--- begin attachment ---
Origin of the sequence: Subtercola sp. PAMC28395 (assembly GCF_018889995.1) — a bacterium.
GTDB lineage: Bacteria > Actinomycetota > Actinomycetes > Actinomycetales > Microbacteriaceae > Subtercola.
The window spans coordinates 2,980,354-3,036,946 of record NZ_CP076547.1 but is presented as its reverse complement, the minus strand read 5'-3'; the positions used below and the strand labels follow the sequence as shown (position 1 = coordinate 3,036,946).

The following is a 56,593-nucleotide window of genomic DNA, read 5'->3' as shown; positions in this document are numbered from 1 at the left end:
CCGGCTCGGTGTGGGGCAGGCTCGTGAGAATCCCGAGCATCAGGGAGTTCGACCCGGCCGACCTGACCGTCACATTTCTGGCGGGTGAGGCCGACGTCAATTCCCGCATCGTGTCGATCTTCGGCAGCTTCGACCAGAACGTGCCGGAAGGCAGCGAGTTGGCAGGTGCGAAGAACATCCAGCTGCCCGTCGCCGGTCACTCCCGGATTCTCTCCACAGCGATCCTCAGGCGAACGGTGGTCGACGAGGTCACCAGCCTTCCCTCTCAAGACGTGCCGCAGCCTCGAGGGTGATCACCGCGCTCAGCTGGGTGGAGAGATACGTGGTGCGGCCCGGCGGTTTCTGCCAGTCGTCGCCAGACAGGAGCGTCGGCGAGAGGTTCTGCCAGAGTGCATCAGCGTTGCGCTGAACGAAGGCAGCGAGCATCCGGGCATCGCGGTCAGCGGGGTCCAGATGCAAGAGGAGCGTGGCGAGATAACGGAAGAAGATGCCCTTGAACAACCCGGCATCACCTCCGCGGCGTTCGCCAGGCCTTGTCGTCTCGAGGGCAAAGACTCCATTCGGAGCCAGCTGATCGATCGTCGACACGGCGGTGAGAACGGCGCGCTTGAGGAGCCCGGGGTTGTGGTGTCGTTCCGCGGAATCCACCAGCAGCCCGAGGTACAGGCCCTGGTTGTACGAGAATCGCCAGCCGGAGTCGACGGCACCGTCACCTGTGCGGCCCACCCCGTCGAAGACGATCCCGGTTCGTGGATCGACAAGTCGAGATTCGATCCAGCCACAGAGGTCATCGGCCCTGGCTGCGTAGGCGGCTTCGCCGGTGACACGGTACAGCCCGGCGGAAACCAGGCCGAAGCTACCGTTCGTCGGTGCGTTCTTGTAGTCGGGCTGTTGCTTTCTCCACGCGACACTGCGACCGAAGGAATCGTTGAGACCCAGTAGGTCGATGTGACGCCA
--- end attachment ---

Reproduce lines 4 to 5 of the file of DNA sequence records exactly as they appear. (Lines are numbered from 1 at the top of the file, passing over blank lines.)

The following is a 56,593-nucleotide window of genomic DNA, read 5'->3' as shown; positions in this document are numbered from 1 at the left end:
CCGGCTCGGTGTGGGGCAGGCTCGTGAGAATCCCGAGCATCAGGGAGTTCGACCCGGCCGACCTGACCGTCACATTTCTGGCGGGTGAGGCCGACGTCAATTCCCGCATCGTGTCGATCTTCGGCAGCTTCGACCAGAACGTGCCGGAAGGCAGCGAGTTGGCAGGTGCGAAGAACATCCAGCTGCCCGTCGCCGGTCACTCCCGGATTCTCTCCACAGCGATCCTCAGGCGAACGGTGGTCGACGAGGTCACCAGCCTTCCCTCTCAAGACGTGCCGCAGCCTCGAGGGTGATCACCGCGCTCAGCTGGGTGGAGAGATACGTGGTGCGGCCCGGCGGTTTCTGCCAGTCGTCGCCAGACAGGAGCGTCGGCGAGAGGTTCTGCCAGAGTGCATCAGCGTTGCGCTGAACGAAGGCAGCGAGCATCCGGGCATCGCGGTCAGCGGGGTCCAGATGCAAGAGGAGCGTGGCGAGATAACGGAAGAAGATGCCCTTGAACAACCCGGCATCACCTCCGCGGCGTTCGCCAGGCCTTGTCGTCTCGAGGGCAAAGACTCCATTCGGAGCCAGCTGATCGATCGTCGACACGGCGGTGAGAACGGCGCGCTTGAGGAGCCCGGGGTTGTGGTGTCGTTCCGCGGAATCCACCAGCAGCCCGAGGTACAGGCCCTGGTTGTACGAGAATCGCCAGCCGGAGTCGACGGCACCGTCACCTGTGCGGCCCACCCCGTCGAAGACGATCCCGGTTCGTGGATCGACAAGTCGAGATTCGATCCAGCCACAGAGGTCATCGGCCCTGGCTGCGTAGGCGGCTTCGCCGGTGACACGGTACAGCCCGGCGGAAACCAGGCCGAAGCTACCGTTCGTCGGTGCGTTCTTGTAGTCGGGCTGTTGCTTTCTCCACGCGACACTGCGACCGAAGGAATCGTTGAGACCCAGTAGGTCGATGTGACGCCA